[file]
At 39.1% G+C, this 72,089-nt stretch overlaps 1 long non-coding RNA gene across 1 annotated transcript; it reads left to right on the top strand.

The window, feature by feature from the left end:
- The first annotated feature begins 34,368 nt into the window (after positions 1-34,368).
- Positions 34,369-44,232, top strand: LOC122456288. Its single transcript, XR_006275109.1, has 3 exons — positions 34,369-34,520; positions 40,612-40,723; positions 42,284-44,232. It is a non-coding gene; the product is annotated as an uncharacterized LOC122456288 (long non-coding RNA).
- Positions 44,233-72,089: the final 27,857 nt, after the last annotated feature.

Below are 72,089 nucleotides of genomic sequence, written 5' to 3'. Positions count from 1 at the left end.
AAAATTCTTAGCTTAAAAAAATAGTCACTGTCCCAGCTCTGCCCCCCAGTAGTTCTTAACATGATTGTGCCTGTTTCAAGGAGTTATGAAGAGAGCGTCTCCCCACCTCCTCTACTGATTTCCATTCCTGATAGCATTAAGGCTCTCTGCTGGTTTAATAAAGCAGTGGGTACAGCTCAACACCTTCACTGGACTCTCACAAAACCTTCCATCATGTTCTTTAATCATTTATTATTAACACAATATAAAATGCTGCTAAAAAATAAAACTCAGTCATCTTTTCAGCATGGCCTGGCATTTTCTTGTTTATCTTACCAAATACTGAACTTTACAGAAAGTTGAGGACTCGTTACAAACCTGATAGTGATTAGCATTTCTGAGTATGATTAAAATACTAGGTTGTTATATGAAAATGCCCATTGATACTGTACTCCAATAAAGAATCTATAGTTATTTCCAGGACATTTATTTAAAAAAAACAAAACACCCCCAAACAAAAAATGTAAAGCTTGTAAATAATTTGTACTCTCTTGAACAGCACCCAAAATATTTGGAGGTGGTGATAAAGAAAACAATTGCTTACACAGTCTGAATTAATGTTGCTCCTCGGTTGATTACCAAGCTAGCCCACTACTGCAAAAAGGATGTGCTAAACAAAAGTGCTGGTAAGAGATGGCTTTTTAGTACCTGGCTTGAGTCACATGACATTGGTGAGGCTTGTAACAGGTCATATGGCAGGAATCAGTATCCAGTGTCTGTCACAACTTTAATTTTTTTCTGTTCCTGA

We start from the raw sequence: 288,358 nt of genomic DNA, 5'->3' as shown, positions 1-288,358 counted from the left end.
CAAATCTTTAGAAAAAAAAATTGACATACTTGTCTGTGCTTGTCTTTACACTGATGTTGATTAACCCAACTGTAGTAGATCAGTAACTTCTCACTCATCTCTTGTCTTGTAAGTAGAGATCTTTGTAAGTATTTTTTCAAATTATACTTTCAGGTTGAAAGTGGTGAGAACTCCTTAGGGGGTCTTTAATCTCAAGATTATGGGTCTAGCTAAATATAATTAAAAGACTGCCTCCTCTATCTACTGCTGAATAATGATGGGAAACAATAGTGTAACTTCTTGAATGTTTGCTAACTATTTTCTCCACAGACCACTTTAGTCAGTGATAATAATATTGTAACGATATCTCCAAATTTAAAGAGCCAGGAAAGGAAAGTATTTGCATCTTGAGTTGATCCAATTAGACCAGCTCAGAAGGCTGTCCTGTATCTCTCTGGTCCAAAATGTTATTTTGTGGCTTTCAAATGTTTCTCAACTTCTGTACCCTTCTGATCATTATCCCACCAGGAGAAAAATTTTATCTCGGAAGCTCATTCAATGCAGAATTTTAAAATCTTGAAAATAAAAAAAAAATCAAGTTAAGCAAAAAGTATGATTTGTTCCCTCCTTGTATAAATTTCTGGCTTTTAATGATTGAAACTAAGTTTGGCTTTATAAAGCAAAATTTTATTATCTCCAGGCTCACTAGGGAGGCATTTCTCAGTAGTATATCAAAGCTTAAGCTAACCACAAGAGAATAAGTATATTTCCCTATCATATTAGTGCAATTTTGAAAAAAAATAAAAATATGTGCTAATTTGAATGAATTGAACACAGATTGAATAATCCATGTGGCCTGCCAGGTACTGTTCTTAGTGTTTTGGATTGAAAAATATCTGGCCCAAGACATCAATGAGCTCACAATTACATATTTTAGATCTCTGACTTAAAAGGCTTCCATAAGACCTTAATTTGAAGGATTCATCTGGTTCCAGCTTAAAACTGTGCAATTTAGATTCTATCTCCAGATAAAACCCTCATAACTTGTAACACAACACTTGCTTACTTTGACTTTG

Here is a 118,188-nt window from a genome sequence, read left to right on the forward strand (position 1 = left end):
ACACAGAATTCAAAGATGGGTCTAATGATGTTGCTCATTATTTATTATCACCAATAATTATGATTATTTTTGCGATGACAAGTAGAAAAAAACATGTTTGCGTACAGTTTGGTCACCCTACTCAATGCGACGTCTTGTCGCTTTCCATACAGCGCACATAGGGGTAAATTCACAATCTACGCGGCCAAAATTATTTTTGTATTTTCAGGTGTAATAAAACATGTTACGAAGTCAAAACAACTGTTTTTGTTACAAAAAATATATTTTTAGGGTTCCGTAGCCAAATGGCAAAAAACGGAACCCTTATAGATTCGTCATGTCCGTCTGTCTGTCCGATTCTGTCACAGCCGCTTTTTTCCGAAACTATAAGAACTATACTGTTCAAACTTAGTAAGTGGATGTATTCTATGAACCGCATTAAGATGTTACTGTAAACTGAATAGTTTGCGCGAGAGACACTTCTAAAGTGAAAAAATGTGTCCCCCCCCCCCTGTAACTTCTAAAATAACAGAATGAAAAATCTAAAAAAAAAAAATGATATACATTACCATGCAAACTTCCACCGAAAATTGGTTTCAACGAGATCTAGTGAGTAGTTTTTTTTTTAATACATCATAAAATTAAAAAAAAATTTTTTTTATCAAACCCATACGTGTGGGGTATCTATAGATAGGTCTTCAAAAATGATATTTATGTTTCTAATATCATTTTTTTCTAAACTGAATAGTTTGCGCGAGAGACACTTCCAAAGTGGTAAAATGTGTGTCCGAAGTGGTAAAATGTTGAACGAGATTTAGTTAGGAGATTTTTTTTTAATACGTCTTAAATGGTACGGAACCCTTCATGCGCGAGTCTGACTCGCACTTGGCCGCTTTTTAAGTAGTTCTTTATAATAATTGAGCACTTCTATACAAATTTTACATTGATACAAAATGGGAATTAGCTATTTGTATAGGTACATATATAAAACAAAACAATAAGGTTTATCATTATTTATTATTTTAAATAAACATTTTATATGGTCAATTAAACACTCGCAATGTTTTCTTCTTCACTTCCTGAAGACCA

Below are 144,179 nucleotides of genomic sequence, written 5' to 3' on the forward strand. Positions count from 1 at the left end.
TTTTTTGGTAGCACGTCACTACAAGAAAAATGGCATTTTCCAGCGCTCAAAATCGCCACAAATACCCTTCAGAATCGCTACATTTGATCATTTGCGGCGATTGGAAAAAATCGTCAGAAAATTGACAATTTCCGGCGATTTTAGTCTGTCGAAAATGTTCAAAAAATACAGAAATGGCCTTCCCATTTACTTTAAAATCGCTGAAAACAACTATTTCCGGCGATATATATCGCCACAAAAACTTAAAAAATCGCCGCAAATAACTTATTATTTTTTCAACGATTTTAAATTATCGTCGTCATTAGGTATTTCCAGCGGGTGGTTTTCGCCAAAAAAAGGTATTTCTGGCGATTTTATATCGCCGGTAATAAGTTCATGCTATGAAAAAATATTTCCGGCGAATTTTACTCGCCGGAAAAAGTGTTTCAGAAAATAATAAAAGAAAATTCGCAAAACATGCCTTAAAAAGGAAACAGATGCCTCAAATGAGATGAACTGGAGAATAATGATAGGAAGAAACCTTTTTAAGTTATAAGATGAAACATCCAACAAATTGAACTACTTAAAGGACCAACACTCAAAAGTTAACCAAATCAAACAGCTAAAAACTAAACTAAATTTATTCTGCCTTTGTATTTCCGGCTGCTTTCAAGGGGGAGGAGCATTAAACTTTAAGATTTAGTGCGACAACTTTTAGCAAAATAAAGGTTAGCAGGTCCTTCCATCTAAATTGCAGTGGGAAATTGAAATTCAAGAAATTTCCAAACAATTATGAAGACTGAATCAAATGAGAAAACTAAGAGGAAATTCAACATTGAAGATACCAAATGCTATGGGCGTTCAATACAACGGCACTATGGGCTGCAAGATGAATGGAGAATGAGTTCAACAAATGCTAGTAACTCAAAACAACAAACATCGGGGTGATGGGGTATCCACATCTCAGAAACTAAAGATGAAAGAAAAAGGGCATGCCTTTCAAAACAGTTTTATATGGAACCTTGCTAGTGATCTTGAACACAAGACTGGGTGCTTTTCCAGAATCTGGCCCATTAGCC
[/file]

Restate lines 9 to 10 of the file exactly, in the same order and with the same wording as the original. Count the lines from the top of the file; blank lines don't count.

CAAATCTTTAGAAAAAAAAATTGACATACTTGTCTGTGCTTGTCTTTACACTGATGTTGATTAACCCAACTGTAGTAGATCAGTAACTTCTCACTCATCTCTTGTCTTGTAAGTAGAGATCTTTGTAAGTATTTTTTCAAATTATACTTTCAGGTTGAAAGTGGTGAGAACTCCTTAGGGGGTCTTTAATCTCAAGATTATGGGTCTAGCTAAATATAATTAAAAGACTGCCTCCTCTATCTACTGCTGAATAATGATGGGAAACAATAGTGTAACTTCTTGAATGTTTGCTAACTATTTTCTCCACAGACCACTTTAGTCAGTGATAATAATATTGTAACGATATCTCCAAATTTAAAGAGCCAGGAAAGGAAAGTATTTGCATCTTGAGTTGATCCAATTAGACCAGCTCAGAAGGCTGTCCTGTATCTCTCTGGTCCAAAATGTTATTTTGTGGCTTTCAAATGTTTCTCAACTTCTGTACCCTTCTGATCATTATCCCACCAGGAGAAAAATTTTATCTCGGAAGCTCATTCAATGCAGAATTTTAAAATCTTGAAAATAAAAAAAAAATCAAGTTAAGCAAAAAGTATGATTTGTTCCCTCCTTGTATAAATTTCTGGCTTTTAATGATTGAAACTAAGTTTGGCTTTATAAAGCAAAATTTTATTATCTCCAGGCTCACTAGGGAGGCATTTCTCAGTAGTATATCAAAGCTTAAGCTAACCACAAGAGAATAAGTATATTTCCCTATCATATTAGTGCAATTTTGAAAAAAAATAAAAATATGTGCTAATTTGAATGAATTGAACACAGATTGAATAATCCATGTGGCCTGCCAGGTACTGTTCTTAGTGTTTTGGATTGAAAAATATCTGGCCCAAGACATCAATGAGCTCACAATTACATATTTTAGATCTCTGACTTAAAAGGCTTCCATAAGACCTTAATTTGAAGGATTCATCTGGTTCCAGCTTAAAACTGTGCAATTTAGATTCTATCTCCAGATAAAACCCTCATAACTTGTAACACAACACTTGCTTACTTTGACTTTG

Here is a 118,188-nt window from a genome sequence, read left to right on the forward strand (position 1 = left end):